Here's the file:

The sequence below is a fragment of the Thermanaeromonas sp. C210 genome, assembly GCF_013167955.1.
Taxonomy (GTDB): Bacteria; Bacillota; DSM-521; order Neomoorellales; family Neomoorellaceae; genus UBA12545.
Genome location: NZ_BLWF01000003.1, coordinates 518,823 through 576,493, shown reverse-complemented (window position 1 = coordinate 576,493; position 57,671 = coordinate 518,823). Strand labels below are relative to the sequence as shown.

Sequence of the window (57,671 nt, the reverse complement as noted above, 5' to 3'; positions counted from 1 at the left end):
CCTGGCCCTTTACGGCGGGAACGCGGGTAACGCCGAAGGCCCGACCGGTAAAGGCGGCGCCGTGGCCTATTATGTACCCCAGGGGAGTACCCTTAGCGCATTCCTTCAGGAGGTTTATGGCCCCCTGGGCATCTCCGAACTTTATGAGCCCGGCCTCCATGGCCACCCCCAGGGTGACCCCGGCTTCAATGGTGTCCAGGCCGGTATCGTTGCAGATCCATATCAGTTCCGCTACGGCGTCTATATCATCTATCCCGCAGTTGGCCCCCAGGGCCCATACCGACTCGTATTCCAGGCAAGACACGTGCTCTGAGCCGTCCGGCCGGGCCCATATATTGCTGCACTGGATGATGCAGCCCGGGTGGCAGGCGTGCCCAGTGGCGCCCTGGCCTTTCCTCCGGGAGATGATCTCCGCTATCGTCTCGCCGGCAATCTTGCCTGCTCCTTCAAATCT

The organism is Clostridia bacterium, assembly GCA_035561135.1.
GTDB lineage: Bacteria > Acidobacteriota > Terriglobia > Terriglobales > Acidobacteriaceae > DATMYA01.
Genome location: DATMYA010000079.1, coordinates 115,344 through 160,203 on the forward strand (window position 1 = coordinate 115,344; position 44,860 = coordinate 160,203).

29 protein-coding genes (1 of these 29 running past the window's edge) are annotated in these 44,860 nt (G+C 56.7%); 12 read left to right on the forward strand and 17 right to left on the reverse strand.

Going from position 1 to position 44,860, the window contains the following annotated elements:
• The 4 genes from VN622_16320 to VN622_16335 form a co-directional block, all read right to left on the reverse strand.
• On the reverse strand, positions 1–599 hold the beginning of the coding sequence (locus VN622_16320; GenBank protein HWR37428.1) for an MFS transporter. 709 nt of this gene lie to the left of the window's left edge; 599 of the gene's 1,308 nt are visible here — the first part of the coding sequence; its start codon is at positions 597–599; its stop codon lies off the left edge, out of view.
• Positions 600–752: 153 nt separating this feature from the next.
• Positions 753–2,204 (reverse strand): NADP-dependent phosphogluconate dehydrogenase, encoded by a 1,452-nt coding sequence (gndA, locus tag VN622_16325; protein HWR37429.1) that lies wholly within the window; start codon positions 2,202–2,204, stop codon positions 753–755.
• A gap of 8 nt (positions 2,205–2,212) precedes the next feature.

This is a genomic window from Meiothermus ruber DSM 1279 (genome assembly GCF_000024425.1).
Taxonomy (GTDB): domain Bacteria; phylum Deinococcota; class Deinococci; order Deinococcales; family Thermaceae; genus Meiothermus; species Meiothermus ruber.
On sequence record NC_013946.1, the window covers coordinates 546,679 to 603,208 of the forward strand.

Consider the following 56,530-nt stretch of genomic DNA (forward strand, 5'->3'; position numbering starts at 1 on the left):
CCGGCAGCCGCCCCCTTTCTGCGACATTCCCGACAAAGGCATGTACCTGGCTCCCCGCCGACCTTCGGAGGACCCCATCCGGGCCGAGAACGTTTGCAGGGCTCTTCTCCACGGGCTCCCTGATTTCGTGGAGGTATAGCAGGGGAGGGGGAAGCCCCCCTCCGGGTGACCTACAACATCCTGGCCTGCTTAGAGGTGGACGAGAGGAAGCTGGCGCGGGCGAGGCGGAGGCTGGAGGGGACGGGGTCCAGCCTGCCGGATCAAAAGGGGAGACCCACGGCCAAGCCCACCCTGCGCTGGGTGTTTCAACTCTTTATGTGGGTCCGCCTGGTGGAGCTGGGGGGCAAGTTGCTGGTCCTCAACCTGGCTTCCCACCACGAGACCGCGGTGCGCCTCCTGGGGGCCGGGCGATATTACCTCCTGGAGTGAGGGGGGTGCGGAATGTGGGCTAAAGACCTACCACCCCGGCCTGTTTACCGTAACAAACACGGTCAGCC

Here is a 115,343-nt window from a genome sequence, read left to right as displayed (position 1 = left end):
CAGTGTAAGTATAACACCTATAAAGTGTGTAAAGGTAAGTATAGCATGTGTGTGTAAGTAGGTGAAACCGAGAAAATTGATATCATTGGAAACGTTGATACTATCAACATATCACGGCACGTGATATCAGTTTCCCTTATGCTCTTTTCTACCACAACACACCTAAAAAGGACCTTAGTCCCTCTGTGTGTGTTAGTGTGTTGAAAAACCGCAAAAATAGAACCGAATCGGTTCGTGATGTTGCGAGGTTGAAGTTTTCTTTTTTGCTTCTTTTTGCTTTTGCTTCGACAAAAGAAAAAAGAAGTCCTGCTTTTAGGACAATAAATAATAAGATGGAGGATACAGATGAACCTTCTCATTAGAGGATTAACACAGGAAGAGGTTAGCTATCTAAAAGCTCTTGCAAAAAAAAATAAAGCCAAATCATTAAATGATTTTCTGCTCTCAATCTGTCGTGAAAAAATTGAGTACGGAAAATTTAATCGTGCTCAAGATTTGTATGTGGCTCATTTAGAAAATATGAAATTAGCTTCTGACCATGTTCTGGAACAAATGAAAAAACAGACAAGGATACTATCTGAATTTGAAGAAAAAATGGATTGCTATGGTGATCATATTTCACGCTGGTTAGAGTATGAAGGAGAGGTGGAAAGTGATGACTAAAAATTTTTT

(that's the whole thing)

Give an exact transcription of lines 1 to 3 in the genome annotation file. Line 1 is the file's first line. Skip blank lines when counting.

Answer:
The sequence below is a fragment of the Thermanaeromonas sp. C210 genome, assembly GCF_013167955.1.
Taxonomy (GTDB): Bacteria; Bacillota; DSM-521; order Neomoorellales; family Neomoorellaceae; genus UBA12545.
Genome location: NZ_BLWF01000003.1, coordinates 518,823 through 576,493, shown reverse-complemented (window position 1 = coordinate 576,493; position 57,671 = coordinate 518,823). Strand labels below are relative to the sequence as shown.